Forum for Science, Industry and Business

Sponsored by:     3M 
Search our Site:

 

Intense sweets taste especially good to some kids

10.02.2010
Individual differences in liking for sweetness based in part on underlying biology

New research from the Monell Center reports that children's response to intense sweet taste is related to both a family history of alcoholism and the child's own self-reports of depression.

The findings illustrate how liking for sweets differs among children based on underlying familial and biological factors.

"We know that sweet taste is rewarding to all kids and makes them feel good," said study lead author Julie A. Mennella, PhD, a developmental psychobiologist at Monell. "In addition, certain groups of children may be especially attracted to intense sweetness due to their underlying biology."

Because sweet taste and alcohol activate many of the same reward circuits in the brain, the researchers examined the sweet preferences of children with a genetic predisposition to alcoholism. They also studied the influence of depression, hypothesizing that children with depressive symptoms might have a greater affinity for sweets because sweets make them feel better.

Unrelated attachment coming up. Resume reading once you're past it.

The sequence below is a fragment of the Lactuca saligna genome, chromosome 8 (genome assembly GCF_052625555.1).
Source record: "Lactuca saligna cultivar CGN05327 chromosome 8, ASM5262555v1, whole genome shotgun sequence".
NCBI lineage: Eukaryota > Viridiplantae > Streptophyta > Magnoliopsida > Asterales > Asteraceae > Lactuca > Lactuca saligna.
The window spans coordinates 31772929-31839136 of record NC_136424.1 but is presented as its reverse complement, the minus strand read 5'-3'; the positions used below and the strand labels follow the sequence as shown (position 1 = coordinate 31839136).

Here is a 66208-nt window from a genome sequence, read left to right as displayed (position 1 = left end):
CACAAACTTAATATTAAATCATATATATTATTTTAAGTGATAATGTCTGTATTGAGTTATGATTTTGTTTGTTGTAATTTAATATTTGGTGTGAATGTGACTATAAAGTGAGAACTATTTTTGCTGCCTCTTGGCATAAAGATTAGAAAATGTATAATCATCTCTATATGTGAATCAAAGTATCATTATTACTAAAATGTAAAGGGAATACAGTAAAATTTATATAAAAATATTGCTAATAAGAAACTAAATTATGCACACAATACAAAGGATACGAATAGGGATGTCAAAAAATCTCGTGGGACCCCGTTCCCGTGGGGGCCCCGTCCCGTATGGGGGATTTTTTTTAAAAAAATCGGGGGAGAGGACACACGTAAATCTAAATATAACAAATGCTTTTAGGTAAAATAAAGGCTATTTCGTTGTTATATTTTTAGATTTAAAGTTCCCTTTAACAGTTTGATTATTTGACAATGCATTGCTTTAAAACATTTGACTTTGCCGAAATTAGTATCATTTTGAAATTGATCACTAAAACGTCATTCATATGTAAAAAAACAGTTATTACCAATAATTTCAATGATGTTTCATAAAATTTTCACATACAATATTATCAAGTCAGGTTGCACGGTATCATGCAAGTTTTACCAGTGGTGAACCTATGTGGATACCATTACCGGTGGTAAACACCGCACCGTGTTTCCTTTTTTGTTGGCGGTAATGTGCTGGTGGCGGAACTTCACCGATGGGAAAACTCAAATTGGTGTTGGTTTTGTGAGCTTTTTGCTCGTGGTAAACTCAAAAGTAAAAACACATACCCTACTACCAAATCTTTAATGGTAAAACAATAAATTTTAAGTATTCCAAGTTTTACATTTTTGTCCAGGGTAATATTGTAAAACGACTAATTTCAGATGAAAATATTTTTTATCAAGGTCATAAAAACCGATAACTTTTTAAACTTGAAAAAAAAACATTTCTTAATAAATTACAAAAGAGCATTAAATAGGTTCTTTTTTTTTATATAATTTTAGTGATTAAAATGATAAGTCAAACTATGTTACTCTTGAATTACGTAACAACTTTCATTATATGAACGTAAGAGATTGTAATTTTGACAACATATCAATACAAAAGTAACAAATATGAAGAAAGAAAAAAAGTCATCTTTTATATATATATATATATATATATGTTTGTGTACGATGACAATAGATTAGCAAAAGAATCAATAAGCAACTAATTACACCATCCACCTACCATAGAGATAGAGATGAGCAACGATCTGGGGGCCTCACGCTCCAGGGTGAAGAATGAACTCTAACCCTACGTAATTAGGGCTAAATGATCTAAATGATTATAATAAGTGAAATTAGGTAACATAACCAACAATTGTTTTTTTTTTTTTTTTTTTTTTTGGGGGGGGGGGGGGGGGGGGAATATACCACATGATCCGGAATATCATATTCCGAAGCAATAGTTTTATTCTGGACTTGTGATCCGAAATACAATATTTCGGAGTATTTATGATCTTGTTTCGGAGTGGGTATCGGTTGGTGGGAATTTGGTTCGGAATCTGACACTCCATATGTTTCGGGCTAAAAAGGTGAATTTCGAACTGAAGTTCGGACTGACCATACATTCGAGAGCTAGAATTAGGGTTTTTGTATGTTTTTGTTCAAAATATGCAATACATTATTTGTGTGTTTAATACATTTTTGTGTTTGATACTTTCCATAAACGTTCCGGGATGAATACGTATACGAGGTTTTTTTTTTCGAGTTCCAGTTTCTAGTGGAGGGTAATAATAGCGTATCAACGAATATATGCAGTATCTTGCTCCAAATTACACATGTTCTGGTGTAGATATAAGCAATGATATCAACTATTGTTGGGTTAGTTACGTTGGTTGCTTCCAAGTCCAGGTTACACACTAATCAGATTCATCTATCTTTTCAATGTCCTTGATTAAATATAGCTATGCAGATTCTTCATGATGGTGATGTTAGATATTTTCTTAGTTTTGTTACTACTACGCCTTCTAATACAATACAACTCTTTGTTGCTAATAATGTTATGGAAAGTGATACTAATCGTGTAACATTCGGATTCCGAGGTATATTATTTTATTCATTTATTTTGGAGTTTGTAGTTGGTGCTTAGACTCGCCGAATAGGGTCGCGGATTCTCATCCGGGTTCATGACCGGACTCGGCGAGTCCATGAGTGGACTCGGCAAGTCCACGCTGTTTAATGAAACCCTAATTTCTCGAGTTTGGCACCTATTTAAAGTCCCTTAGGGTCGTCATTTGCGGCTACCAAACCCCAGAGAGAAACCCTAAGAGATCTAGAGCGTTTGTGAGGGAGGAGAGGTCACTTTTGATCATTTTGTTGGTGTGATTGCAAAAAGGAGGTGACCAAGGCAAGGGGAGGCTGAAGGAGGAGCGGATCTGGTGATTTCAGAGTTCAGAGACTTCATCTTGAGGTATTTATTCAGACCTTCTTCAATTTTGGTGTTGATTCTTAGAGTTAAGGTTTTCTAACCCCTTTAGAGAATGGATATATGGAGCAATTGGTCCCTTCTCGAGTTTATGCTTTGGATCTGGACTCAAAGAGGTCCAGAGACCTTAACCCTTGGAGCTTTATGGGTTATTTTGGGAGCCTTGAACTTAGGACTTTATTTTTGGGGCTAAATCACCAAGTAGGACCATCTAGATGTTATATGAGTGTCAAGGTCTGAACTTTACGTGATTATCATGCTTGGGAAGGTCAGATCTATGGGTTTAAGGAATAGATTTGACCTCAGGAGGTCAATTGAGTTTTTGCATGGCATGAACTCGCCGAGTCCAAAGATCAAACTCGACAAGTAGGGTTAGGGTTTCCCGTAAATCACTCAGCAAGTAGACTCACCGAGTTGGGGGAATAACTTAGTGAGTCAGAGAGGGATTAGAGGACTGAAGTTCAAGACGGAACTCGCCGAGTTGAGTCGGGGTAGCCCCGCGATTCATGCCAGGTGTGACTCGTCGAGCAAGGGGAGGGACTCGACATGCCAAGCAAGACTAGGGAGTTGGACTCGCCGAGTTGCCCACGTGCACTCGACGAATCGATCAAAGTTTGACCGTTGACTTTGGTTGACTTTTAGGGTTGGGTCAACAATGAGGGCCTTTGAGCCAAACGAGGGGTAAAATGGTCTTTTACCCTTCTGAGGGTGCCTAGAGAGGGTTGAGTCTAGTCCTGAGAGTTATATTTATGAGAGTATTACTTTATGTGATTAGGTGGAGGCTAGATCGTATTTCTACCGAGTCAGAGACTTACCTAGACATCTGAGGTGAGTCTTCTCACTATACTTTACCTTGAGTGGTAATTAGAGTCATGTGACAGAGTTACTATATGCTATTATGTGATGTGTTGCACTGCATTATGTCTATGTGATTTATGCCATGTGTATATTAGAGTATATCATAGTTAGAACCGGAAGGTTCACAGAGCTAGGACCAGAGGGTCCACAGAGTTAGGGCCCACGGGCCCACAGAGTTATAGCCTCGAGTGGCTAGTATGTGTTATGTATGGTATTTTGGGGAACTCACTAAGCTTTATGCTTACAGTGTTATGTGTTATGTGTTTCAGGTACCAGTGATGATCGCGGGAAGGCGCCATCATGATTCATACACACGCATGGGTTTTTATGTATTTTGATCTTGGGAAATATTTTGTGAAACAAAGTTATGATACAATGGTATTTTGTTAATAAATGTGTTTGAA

In the study, published online in the journal Addiction, 300 children between 5 and 12 years of age tasted five levels of sucrose (table sugar) in water to determine their most preferred level of sweetness. The children also were asked questions to assess the presence of depressive symptoms, while their mothers reported information on family alcohol use.

Nearly half (49 percent) of the children had a family history of alcoholism, based on having a parent, sibling, grandparent, aunt or uncle who had received a diagnosis of alcohol dependence. Approximately one-quarter were classified as exhibiting depressive symptoms.

Liking for intense sweetness was greatest in the 37 children having both a positive family history of alcoholism and also reporting depressive symptoms. The most liked level of sweetness for these children was 24 percent sucrose, which is equivalent to about 14 teaspoons of sugar in a cup of water and more than twice the level of sweetness in a typical cola. This was one third more intense than the sweetness level preferred by the other children, which was 18 percent sucrose.

Mennella noted that the findings do not necessarily mean that there is a relationship between early sweet preferences and alcoholism later in life. "At this point, we don't know whether this higher 'bliss point' for sweets is a marker for later alcohol use," she said.

Previous studies have suggested that sweets may help to alleviate depressive symptoms in adults. In a similar vein, sweets are rewarding to children not only because they taste good, but also because they act as analgesics to reduce pain. Because of this, the study also examined the ability of sweet taste to reduce pain in the children by measuring the amount of time they could keep their hand submerged in a tub of cold water (10° C / 50° F) while holding either sucrose or water in their mouth.